S.1310 Bill text - [Click Here]                              S.1310 Sample letter [Click Here]

To Submit "Comments" on the Draft Guidance:
To ensure that the agency considers your comment on this draft guidance before it begins work on the final version of the guidance, submit either electronic, written, or faxed comments on the draft guidance within 90 days of publication in the Federal Register of the notice announcing the availability of the draft guidance.

Submit electronic comments to http://www.regulations.gov

This is the dockets management/regulations page for the FDA

Enter 2011-D-0376-0001 into Key Word/Document ID space

The notice for Draft Guidance for Industry: DietarySupplements: New Dietary Ingredient Notifications and Related Issues will appear in the box.

Click on Submit comment button and fill in the requested information that follows.

For individuals, this is a public comment filing.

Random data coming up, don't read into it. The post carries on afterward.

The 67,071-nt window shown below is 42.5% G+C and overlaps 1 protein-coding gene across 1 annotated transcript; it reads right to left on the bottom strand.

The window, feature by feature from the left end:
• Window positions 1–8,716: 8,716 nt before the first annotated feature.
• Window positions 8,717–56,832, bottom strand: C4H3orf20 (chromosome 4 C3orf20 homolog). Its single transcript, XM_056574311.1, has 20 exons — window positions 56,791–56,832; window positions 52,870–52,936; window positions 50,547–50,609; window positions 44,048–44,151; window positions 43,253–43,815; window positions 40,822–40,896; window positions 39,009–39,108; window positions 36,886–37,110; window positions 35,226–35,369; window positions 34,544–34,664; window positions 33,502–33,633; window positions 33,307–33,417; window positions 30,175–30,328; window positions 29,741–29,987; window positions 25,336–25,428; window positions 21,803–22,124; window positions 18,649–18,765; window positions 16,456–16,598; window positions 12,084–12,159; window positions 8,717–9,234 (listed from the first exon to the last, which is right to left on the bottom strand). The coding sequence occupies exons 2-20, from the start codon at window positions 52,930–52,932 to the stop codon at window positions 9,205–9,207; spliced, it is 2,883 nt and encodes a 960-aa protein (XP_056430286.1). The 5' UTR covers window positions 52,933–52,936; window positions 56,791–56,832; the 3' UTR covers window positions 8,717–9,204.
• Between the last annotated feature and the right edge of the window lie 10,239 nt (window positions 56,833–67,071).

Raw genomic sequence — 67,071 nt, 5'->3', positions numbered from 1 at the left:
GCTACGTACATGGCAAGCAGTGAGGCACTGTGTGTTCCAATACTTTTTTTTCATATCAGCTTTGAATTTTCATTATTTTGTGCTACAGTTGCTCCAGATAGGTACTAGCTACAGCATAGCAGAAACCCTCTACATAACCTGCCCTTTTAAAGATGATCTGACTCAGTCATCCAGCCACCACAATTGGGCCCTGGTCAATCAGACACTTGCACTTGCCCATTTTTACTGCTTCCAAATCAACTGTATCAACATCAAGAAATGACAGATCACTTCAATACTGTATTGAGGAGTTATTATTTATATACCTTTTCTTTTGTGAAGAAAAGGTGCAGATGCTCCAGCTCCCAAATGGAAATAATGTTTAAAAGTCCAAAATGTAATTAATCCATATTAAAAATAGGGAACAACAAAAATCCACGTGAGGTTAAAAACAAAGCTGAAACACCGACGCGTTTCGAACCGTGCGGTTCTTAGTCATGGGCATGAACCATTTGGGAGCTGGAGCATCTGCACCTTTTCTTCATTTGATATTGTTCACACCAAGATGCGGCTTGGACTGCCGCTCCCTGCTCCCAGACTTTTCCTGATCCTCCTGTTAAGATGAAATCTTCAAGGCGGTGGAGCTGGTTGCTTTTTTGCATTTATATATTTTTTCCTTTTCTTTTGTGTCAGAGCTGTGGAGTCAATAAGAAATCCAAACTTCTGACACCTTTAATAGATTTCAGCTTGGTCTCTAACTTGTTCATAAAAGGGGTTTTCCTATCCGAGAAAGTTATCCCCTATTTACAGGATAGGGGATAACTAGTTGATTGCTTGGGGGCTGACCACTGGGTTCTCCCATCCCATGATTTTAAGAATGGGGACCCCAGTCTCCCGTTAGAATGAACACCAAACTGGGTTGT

People have 20 minutes to submit their comments.


Submit written comments - re: ATT Docket # 2011-D-0376-001

Food and Drug Administration

Division of Dockets Management (HFA-305) 

5630 Fishers Lane, Rm.1061

Rockville, MD 20852  


Submit fax comments re: ATT Docket # 2011-D-0376-001 to FAX # 301 436-2639

For questions regarding this draft document contact the Center for Food Safety and Applied Nutrition (CFSAN) at 240-402-2375.



Click here for the permanent link to this news release, use this link to inform others.


National Health Federation: Established in 1955, the National Health Federation is a consumer-education, health-freedom organization working to protect individuals' rights to choose to consume healthy food, take supplements and use alternative therapies without unnecessary government restrictions. The NHF is the only such organization with recognized observer-delegate status at Codex meetings.